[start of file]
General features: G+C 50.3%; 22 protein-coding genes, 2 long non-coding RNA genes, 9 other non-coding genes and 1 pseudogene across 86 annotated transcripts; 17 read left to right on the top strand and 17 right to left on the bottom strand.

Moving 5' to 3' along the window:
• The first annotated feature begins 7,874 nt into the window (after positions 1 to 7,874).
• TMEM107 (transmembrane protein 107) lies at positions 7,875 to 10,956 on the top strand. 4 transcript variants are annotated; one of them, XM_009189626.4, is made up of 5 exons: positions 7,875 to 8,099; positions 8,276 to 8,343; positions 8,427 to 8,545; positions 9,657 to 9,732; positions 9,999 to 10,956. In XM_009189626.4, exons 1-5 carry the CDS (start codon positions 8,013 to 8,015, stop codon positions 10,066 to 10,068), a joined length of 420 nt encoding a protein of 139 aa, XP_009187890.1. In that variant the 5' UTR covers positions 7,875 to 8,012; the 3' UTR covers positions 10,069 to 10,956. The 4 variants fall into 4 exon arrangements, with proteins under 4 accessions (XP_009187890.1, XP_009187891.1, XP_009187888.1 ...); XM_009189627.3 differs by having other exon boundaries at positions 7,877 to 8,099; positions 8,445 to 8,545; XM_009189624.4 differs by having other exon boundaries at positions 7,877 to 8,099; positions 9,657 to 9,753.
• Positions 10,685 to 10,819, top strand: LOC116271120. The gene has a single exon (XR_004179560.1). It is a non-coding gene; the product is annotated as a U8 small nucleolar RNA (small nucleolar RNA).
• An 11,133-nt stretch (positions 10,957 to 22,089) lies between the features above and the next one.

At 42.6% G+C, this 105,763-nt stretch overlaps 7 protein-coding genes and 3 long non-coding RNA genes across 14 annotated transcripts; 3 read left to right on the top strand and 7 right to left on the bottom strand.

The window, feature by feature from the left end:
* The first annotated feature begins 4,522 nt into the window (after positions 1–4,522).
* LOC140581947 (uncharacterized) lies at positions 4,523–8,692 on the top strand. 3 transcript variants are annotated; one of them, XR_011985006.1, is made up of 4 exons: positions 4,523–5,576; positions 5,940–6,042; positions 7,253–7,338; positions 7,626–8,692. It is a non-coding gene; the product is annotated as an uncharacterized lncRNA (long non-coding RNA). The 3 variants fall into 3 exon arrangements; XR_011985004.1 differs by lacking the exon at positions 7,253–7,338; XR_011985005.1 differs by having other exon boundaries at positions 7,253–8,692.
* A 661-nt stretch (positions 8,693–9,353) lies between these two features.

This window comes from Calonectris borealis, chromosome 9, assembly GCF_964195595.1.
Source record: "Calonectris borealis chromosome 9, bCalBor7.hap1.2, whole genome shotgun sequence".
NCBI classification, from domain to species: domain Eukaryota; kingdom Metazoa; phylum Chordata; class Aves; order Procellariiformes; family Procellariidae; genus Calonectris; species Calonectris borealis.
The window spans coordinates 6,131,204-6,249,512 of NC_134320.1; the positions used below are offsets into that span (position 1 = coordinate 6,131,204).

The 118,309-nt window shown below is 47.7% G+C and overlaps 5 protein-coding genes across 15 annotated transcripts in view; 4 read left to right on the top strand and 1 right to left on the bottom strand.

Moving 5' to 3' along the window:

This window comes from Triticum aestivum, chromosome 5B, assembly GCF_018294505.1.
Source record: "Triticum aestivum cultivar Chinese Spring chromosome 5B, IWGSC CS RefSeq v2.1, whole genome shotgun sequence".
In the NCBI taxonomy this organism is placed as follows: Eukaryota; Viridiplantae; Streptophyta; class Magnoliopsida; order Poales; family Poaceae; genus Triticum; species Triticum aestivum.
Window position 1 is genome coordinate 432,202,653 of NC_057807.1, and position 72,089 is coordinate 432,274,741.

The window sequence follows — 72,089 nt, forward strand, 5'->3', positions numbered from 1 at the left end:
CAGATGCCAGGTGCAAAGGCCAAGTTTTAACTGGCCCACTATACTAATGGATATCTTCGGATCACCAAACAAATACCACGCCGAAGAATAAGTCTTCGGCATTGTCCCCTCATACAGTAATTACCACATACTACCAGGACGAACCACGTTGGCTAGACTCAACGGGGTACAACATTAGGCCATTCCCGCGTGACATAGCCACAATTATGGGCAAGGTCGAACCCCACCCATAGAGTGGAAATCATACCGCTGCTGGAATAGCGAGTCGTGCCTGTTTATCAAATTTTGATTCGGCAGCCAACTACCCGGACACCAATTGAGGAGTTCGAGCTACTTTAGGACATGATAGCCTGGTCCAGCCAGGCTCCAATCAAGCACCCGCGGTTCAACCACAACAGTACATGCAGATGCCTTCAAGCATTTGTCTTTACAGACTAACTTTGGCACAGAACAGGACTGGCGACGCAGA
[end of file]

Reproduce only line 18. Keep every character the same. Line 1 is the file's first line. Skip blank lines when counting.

This window comes from Triticum aestivum, chromosome 5B, assembly GCF_018294505.1.